The National Federation of Community Broadcasters just wrapped up its annual conference this past weekend in St. Paul, MN. The NFCB has been a true anchor in the community radio movement, both supporting individual stations and advocating on their behalf in DC. This year the FCC actually graced the conference, with Commissioner Mingon Clyburn giving a speech on June 10.
Commissioner Clyburn certainly let loose quite a few surprises, starting with suggesting that TV channels 5 and 6 could be reallocated for non-commercial FM radio, low-power FM or AM broadcasters. While she said that she wasn’t suggesting an immediate change, Clyburn said that, “it is time for us to take a serious look at
where these services fit within the overall spectrum plan, and that Channels 5 and 6 maybe a good home.”
The spectrum allocated to analog channels 5 and 6 sits just below the FM band’s lower limit of 88 MHz. Before the digital transition you might remember being able to hear channel 6 TV audio at the bottom end of your FM dial. Although the transition meant full-power stations lost their analog audio signal, low-power TV stations were permitted to remain analog. As I’ve reported before, there are several low-power channel 6 stations taking advantage of their proximity to the FM dial to function effectively like radio stations rather than TV.
Any reallocation of channel 5 and 6 spectrum would require dealing with the few full-power stations that chose to stay put rather than move to different spectrum space. It would also have to deal with the LPTV stations on channels 5 & 6. My guess is that these stations could be offered to move into spectrum allocated for digital, though it might take some horse trading. It’s also likely that those few LPTV stations on channel 6 are going to be very reluctant to move and give up their radio-like business, although it’s just a matter of time before the FCC kills that business model by forcing all LPTV to go digital.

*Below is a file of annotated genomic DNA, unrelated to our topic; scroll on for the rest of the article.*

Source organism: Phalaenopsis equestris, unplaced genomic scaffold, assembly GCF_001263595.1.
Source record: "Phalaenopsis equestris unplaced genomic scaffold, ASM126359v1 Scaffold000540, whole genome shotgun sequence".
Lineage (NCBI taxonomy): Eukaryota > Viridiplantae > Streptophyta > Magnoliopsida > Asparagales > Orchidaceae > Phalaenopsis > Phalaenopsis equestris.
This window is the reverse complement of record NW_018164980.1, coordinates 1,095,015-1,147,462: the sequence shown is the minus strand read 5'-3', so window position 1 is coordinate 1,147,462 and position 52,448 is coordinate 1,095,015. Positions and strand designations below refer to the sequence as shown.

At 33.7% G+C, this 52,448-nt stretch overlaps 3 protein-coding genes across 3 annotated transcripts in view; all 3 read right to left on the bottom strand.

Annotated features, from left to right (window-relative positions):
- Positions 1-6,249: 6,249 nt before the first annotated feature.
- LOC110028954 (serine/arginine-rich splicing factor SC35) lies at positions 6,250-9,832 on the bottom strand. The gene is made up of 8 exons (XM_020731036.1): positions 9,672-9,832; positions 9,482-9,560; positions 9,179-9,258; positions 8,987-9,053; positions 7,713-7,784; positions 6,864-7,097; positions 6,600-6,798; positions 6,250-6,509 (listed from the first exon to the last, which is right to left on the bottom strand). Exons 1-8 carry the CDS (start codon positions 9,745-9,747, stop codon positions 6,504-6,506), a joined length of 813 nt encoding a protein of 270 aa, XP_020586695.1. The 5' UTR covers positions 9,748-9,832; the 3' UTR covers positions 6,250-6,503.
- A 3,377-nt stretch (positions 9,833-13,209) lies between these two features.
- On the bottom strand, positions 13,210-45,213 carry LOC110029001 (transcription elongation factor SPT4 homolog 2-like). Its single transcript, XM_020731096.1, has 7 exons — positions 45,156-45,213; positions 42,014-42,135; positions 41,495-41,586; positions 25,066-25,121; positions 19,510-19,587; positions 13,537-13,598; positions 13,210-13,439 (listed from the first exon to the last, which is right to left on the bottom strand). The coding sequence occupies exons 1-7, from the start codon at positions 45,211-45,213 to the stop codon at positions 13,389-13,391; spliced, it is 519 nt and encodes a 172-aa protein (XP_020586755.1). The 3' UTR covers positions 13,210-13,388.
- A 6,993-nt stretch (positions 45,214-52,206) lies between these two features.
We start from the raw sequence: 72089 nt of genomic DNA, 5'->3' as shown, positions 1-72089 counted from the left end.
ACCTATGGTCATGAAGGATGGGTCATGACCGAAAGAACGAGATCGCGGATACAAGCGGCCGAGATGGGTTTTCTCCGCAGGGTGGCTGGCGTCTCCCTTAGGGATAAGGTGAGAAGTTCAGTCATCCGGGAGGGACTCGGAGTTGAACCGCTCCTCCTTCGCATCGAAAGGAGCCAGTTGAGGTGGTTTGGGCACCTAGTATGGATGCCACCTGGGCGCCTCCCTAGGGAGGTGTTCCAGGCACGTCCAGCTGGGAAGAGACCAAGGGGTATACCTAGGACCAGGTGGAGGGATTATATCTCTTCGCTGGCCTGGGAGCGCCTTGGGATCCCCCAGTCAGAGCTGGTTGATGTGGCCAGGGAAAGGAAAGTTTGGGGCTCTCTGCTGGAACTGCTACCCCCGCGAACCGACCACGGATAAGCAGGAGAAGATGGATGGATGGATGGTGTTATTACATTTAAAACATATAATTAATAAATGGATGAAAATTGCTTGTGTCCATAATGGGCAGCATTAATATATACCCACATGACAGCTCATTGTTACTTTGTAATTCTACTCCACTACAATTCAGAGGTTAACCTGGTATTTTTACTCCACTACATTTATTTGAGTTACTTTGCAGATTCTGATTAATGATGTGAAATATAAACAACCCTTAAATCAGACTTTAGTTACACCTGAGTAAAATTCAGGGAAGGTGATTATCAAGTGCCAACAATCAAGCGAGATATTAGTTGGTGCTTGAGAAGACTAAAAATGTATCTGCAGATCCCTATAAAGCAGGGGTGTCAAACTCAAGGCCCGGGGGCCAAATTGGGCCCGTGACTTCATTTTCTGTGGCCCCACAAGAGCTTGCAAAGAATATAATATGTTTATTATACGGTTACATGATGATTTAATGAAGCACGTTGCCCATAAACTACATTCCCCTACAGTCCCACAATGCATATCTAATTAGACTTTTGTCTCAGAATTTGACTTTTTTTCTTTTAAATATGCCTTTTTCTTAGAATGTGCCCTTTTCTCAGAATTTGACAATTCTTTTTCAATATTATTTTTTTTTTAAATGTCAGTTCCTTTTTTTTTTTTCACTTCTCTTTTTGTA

Commissioner Clyburn also suggested that community stations consider the charms of HD Radio. She acknowledged that, “limited receiver penetration and the cost of digital transmission equipment may make owning an HD Radio station an unappealing option for community radio groups.” However, she also proposed that “HD can provide yet another way to promote broadcast diversity and expanded programming option.” She even suggested that community stations or groups seeking stations could partner with other commercial or non-commercial stations to program their secondary HD-2 and HD-3 channels.
It’s pretty rare for community radio to get such a courtesy call from an FCC commissioner, and all the more rare for a commissioner to drop so many bombshells. I’m cautiously optimistic to hear such support for community radio and an apparent willingness to consider an expansion of the FM band in order to accommodate more non-commercial stations. I do have to note, however, that there’s no indication that an expanded band would be only for community radio. Nevertheless, it will be interesting to see if the idea gains any traction with the full Commission.